"For God's sakes, stop that. In your day. What day? Tuesday? You act like some old fart, but you're not. You're not a dinosaur. I put a moratorium on such phrases as 'in my day', 'we used to', 'back then' and although it doesn't really apply here, the much hated 'where I come from', okay?"
Gene blew air through his nose in a steady stream and wanted to light up, but knew he'd only get another lecture.
This wasn't anything special, this was ensuring that Gene didn't go off half-cocked and go crashing after Peter Lane himself instead of letting uniform handle it. This was giving him an education in healthy eating. This was... a date. No point denying it. It was a complete mistake. He had to be as crazed as Gene.
Sam was dancing with fire. He kept thinking about what Gene had said and he knew it was stupid, but it wasn't like he hadn't had anything but office romances since he joined the force, and maybe this would ease some of the tension between them. Suddenly, all those times Gene had put a hand on his arm came back to haunt him with a quick flash of visual vignettes. It hadn't just been him jumping at the touch, it had been Gene relishing it. He didn't have any concept of personal space because he didn't want one.
He parked and led Gene to the restaurant, asking for a table for two. Gene looked distinctly uncomfortable as he looked down the menu.
"I don't know the language," Gene said.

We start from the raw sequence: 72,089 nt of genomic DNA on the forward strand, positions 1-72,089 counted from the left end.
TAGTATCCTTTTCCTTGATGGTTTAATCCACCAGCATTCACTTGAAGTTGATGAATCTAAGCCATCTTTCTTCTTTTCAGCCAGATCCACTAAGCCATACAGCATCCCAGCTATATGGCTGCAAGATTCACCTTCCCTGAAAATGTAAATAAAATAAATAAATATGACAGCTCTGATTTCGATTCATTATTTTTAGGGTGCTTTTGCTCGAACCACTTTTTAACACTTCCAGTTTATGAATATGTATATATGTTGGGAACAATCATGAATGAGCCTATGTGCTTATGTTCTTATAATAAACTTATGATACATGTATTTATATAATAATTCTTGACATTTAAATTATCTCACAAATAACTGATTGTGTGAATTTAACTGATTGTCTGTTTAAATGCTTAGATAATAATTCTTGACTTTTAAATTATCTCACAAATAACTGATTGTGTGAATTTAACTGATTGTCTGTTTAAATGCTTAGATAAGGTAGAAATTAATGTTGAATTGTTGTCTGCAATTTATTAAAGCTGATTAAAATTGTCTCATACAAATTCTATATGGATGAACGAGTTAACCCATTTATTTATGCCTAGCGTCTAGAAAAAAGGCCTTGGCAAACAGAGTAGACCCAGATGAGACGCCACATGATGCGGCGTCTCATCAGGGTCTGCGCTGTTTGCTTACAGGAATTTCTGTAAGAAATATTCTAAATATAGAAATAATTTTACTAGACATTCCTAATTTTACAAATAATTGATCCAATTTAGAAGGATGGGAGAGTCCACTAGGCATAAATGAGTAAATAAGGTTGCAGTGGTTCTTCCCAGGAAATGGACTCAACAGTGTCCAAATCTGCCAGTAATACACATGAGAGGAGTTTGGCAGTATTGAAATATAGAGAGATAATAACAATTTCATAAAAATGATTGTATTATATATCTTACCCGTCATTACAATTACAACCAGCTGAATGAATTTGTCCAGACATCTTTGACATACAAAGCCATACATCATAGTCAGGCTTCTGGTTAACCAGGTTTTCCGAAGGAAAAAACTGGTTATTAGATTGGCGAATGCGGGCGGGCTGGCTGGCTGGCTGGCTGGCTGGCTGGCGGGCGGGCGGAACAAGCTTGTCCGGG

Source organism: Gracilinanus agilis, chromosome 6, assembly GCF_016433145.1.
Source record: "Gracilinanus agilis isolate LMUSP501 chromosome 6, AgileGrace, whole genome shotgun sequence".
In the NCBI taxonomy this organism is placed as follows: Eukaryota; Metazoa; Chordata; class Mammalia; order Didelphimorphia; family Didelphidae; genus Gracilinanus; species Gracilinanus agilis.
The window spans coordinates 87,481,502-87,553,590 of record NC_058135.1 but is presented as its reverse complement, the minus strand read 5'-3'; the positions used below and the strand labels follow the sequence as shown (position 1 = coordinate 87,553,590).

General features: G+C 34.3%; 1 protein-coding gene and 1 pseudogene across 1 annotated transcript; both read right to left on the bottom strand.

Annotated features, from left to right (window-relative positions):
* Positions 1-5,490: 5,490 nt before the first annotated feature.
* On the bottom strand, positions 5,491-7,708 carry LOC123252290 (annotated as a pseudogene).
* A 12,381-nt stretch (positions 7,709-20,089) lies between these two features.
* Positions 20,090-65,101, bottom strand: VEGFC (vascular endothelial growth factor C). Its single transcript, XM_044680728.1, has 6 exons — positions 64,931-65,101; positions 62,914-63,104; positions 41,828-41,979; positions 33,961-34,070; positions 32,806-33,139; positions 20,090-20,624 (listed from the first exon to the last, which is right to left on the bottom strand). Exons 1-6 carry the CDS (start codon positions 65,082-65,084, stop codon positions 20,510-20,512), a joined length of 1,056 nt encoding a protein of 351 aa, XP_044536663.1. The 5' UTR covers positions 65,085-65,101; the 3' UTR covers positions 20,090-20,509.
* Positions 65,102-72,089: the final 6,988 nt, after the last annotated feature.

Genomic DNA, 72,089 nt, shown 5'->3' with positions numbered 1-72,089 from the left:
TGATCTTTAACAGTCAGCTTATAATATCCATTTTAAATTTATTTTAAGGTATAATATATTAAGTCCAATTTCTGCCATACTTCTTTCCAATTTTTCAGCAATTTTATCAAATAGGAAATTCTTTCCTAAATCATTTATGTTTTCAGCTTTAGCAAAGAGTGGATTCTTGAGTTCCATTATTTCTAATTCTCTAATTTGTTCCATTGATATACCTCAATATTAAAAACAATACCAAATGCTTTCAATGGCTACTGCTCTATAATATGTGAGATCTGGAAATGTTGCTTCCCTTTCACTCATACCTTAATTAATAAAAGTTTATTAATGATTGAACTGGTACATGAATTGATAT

"Tell me what you like."
"Curries. Meat and three veg. Bacon butties."
"You won't find that latter one, but I can help with the other two. Here, how about this one?" Sam leaned over and pointed to one of the menu items, purposefully brushing his hand against Gene's to elicit a reaction. Gene's eyes settled on his and a wary curiosity played in their depths.
"This is one of my favourite songs," Gene said, "haven't heard it played since I got here."
Sam raised an eyebrow. He didn't think Gene would really be into Christina Aguilera. "Good singer. Not sure about the public image. Doesn't seem right, really, that young girls buy the albums."
"They do? Why? Is it the whistling?"
Sam took a sip of water and wondered how he could respond to that. He couldn't help but think they were at cross purposes with each other. He changed the subject.
"What do you do in your spare time?"
"Watch movies, mostly. Tried telly, but there's nowt good on, just a bunch of boring tossers like you and me doing stupid shit. No point paying a telly license for that. Except there is that show with Dennis Waterman. God, he's looking old."
Sam tried to conceal a snigger, but failed.
"Why's that so funny?"
"No reason, sorry, continue."
"Apart from that, there isn't much spare time to speak of, is there? How about you?"
"Same, mostly. I like to cook, so sometimes I try out new recipes. Go and have dinner with my mum. Read the latest articles on criminal profiling and forensics. I dunno, I used to have lots of friends, but they disappeared over time. Seems like life is work."